a litigant shows that he was actually injured by the alleged denial of access. The actual injury
requirement is a constitutional prerequisite to suit. Lewis v. Casey, 518 U.S. 343, 351 (1996);
Christopher v. Harbury, 536 U.S. 403,415 (2002) (explaining that the constitutional right of
access is "ancillary to the underlying claim, without which a plaintiff cannot have suffered injury
by being shut out of court").
As pled, there are no allegations that Drumgo was actually injured by he alleged denial of
access to his legal property. Therefore, the claim will be dismissed as frivolous pursuant to 28
U.S.C. § 1915(e)(2)(B) and§ 1915A(b)(l).
Drumgo will be allowed to proceed with his excessive force claims against Marvel,
Beale, Mitchell, and John Doe defendants.
One Hundred and Fifteen Men & Witnesses
The court will dismiss the plaintiffs One Hundred and Fifteen Men & Witnesses.
Drumgo is not an attorney and may not represent other individuals. See In the Matter of
Chojecki, 2000 WL 679000, at *2 (E.D. Pa. May 22, 2000) (citing United States v. Stepard, 876
F. Supp. 214,215 (D. Ariz. 1994) ("Although a non-attorney may appear in propria persona on
his own behalf, that privilege is personal to him and he has no authority to appear as the attorney
for anyone other than himself.").
Drumgo's habit is to file one motion and apply it to multiple cases even though the issues
are not identical and the cases are not in the same posture. The result is confusion. Therefore,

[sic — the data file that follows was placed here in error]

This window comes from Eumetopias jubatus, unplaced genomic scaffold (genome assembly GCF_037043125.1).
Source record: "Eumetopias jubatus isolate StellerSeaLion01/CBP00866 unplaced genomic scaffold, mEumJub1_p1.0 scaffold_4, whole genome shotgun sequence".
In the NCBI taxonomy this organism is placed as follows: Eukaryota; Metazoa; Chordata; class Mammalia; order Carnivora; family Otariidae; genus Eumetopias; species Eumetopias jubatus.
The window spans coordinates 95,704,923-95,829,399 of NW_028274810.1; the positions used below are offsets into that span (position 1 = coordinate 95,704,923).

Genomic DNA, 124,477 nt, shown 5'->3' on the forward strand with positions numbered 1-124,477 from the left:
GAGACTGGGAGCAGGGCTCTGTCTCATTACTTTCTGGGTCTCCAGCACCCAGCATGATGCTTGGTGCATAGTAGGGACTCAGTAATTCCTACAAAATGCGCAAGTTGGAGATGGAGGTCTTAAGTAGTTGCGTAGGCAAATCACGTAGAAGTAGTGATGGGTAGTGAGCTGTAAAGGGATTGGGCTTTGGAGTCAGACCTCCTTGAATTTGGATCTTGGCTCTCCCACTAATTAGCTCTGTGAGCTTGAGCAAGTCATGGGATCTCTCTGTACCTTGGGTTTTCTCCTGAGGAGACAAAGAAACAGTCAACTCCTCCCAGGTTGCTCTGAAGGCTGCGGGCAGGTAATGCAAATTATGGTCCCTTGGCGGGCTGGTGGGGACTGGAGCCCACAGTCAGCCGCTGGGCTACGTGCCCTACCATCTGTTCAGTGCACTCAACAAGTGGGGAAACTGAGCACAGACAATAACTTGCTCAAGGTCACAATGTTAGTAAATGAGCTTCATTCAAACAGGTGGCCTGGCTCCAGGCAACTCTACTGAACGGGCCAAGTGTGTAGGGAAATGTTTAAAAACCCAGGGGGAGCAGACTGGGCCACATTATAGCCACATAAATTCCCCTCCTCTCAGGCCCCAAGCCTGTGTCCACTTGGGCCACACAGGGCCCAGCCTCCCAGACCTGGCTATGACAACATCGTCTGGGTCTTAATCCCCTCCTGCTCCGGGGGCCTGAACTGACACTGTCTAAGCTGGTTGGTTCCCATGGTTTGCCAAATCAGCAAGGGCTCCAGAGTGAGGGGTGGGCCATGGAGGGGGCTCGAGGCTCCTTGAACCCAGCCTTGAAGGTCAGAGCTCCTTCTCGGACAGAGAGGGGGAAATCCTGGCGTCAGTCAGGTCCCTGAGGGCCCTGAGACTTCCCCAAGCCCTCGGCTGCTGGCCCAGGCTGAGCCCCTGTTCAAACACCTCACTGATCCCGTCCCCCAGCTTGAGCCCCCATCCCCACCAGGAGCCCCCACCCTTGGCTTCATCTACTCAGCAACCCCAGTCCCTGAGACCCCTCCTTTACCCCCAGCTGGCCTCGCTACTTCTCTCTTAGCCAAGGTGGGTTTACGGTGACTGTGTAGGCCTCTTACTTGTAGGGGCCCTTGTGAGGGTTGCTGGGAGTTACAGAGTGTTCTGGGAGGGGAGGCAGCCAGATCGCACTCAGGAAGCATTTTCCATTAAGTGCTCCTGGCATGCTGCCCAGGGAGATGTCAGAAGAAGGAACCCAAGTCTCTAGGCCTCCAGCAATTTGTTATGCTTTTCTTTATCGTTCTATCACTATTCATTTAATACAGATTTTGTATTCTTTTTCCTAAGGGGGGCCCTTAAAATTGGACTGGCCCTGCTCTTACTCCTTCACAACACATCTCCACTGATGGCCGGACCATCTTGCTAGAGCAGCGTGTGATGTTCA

Drumgo is placed on notice that in the future, motions of this type (similar to D.I. 27, 28, and
29), will be docketed but not considered.
Request for Counsel
Drumgo seeks counsel on the grounds that he is being transferred from prison to prison,
each time he is transferred he loses his documents, he has little to no legal resources because
there is not up-to-date case law due to the backward prison where he is held, counsel is necessary
for a thorough investigation, expert witnesses will be necessary, he is unable to retain counsel,
his mail is often destroyed, and he is indigent. (D.I. 27, 28, 32.)
A pro se litigant proceeding in forma pauperis has no constitutional or statutory right to
representation by counsel. 1 See Brightwell v. Lehman, 637 F.3d 187, 192 (3d Cir.2011); Tabron
See Mallardv. United States Dist. Court for the S. Dist. ofIowa, 490 U.S. 296 (1989)
(§ 1915(d) (now§ 1915(e)(l)) does not authorize a federal court to require an unwilling attorney
v. Grace, 6 F.3d 147, 153 (3d Cir. 1993). However, representation by counsel may be
appropriate under certain circumstances, after a finding that a plaintiffs claim has arguable merit
in fact and law. Tabron, 6 F.3d at 155.
After passing this threshold inquiry, the court should consider a number of factors when